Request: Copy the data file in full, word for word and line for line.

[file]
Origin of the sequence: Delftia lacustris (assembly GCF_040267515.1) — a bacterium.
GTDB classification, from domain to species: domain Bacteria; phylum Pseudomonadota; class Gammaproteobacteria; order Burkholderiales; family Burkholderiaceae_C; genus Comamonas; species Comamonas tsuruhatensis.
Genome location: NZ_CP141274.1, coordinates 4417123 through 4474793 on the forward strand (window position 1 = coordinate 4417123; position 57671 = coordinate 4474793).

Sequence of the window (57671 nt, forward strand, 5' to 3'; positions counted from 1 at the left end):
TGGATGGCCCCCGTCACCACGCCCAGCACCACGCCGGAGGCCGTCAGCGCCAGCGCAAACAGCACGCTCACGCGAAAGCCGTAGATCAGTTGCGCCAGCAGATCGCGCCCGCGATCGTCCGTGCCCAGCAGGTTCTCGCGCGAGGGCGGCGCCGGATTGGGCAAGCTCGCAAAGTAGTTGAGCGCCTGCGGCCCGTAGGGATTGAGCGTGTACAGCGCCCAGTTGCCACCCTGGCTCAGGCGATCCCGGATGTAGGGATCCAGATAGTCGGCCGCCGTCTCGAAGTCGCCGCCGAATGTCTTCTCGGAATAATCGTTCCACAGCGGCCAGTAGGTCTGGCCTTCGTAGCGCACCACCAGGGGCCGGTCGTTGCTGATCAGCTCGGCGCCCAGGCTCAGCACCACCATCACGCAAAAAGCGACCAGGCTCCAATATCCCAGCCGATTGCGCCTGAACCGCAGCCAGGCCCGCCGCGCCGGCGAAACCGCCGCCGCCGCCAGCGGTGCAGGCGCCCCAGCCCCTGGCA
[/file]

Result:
Origin of the sequence: Delftia lacustris (assembly GCF_040267515.1) — a bacterium.
GTDB classification, from domain to species: domain Bacteria; phylum Pseudomonadota; class Gammaproteobacteria; order Burkholderiales; family Burkholderiaceae_C; genus Comamonas; species Comamonas tsuruhatensis.
Genome location: NZ_CP141274.1, coordinates 4417123 through 4474793 on the forward strand (window position 1 = coordinate 4417123; position 57671 = coordinate 4474793).

Sequence of the window (57671 nt, forward strand, 5' to 3'; positions counted from 1 at the left end):
TGGATGGCCCCCGTCACCACGCCCAGCACCACGCCGGAGGCCGTCAGCGCCAGCGCAAACAGCACGCTCACGCGAAAGCCGTAGATCAGTTGCGCCAGCAGATCGCGCCCGCGATCGTCCGTGCCCAGCAGGTTCTCGCGCGAGGGCGGCGCCGGATTGGGCAAGCTCGCAAAGTAGTTGAGCGCCTGCGGCCCGTAGGGATTGAGCGTGTACAGCGCCCAGTTGCCACCCTGGCTCAGGCGATCCCGGATGTAGGGATCCAGATAGTCGGCCGCCGTCTCGAAGTCGCCGCCGAATGTCTTCTCGGAATAATCGTTCCACAGCGGCCAGTAGGTCTGGCCTTCGTAGCGCACCACCAGGGGCCGGTCGTTGCTGATCAGCTCGGCGCCCAGGCTCAGCACCACCATCACGCAAAAAGCGACCAGGCTCCAATATCCCAGCCGATTGCGCCTGAACCGCAGCCAGGCCCGCCGCGCCGGCGAAACCGCCGCCGCCGCCAGCGGTGCAGGCGCCCCAGCCCCTGGCA